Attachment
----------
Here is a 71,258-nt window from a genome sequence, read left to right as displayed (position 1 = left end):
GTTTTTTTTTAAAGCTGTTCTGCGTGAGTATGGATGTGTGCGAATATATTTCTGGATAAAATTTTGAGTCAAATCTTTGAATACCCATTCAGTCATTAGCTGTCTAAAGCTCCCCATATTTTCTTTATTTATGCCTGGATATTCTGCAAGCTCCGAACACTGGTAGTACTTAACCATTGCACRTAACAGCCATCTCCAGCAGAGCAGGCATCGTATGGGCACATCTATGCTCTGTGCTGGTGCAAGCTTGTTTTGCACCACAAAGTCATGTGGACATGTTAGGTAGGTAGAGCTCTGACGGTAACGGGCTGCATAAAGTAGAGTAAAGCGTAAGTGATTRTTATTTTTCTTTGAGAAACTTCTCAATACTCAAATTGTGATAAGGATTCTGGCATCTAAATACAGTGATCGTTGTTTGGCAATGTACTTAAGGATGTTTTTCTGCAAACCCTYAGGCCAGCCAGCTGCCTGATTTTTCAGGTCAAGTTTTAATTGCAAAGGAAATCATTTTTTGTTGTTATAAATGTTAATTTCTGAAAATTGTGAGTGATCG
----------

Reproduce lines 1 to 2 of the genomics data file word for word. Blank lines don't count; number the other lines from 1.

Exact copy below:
Here is a 71,258-nt window from a genome sequence, read left to right as displayed (position 1 = left end):
GTTTTTTTTTAAAGCTGTTCTGCGTGAGTATGGATGTGTGCGAATATATTTCTGGATAAAATTTTGAGTCAAATCTTTGAATACCCATTCAGTCATTAGCTGTCTAAAGCTCCCCATATTTTCTTTATTTATGCCTGGATATTCTGCAAGCTCCGAACACTGGTAGTACTTAACCATTGCACRTAACAGCCATCTCCAGCAGAGCAGGCATCGTATGGGCACATCTATGCTCTGTGCTGGTGCAAGCTTGTTTTGCACCACAAAGTCATGTGGACATGTTAGGTAGGTAGAGCTCTGACGGTAACGGGCTGCATAAAGTAGAGTAAAGCGTAAGTGATTRTTATTTTTCTTTGAGAAACTTCTCAATACTCAAATTGTGATAAGGATTCTGGCATCTAAATACAGTGATCGTTGTTTGGCAATGTACTTAAGGATGTTTTTCTGCAAACCCTYAGGCCAGCCAGCTGCCTGATTTTTCAGGTCAAGTTTTAATTGCAAAGGAAATCATTTTTTGTTGTTATAAATGTTAATTTCTGAAAATTGTGAGTGATCG